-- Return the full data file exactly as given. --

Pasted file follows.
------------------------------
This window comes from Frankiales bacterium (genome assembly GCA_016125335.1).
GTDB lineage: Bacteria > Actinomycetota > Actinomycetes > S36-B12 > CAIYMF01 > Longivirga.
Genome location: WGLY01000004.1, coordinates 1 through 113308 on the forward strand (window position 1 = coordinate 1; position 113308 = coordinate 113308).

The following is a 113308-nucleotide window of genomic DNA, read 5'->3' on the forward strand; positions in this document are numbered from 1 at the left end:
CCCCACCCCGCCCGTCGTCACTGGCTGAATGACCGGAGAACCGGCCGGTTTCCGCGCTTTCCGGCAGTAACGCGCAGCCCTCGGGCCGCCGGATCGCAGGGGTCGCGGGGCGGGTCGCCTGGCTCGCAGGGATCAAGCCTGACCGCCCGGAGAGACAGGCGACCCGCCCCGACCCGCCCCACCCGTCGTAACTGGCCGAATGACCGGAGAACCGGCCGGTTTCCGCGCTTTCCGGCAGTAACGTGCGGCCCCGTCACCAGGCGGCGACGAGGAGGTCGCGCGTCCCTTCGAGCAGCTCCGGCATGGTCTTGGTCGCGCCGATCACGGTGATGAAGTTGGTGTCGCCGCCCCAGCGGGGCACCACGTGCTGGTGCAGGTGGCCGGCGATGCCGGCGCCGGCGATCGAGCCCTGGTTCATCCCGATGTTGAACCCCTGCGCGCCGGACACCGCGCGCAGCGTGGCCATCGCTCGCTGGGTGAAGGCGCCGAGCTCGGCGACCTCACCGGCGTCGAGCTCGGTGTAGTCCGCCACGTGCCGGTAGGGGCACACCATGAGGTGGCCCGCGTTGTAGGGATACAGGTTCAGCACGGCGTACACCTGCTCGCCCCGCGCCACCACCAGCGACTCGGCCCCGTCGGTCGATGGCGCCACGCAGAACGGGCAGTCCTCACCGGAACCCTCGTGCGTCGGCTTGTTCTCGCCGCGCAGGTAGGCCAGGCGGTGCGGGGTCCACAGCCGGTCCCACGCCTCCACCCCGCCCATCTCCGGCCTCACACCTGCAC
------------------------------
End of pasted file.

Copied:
This window comes from Frankiales bacterium (genome assembly GCA_016125335.1).
GTDB lineage: Bacteria > Actinomycetota > Actinomycetes > S36-B12 > CAIYMF01 > Longivirga.
Genome location: WGLY01000004.1, coordinates 1 through 113308 on the forward strand (window position 1 = coordinate 1; position 113308 = coordinate 113308).

The following is a 113308-nucleotide window of genomic DNA, read 5'->3' on the forward strand; positions in this document are numbered from 1 at the left end:
CCCCACCCCGCCCGTCGTCACTGGCTGAATGACCGGAGAACCGGCCGGTTTCCGCGCTTTCCGGCAGTAACGCGCAGCCCTCGGGCCGCCGGATCGCAGGGGTCGCGGGGCGGGTCGCCTGGCTCGCAGGGATCAAGCCTGACCGCCCGGAGAGACAGGCGACCCGCCCCGACCCGCCCCACCCGTCGTAACTGGCCGAATGACCGGAGAACCGGCCGGTTTCCGCGCTTTCCGGCAGTAACGTGCGGCCCCGTCACCAGGCGGCGACGAGGAGGTCGCGCGTCCCTTCGAGCAGCTCCGGCATGGTCTTGGTCGCGCCGATCACGGTGATGAAGTTGGTGTCGCCGCCCCAGCGGGGCACCACGTGCTGGTGCAGGTGGCCGGCGATGCCGGCGCCGGCGATCGAGCCCTGGTTCATCCCGATGTTGAACCCCTGCGCGCCGGACACCGCGCGCAGCGTGGCCATCGCTCGCTGGGTGAAGGCGCCGAGCTCGGCGACCTCACCGGCGTCGAGCTCGGTGTAGTCCGCCACGTGCCGGTAGGGGCACACCATGAGGTGGCCCGCGTTGTAGGGATACAGGTTCAGCACGGCGTACACCTGCTCGCCCCGCGCCACCACCAGCGACTCGGCCCCGTCGGTCGATGGCGCCACGCAGAACGGGCAGTCCTCACCGGAACCCTCGTGCGTCGGCTTGTTCTCGCCGCGCAGGTAGGCCAGGCGGTGCGGGGTCCACAGCCGGTCCCACGCCTCCACCCCGCCCATCTCCGGCCTCACACCTGCAC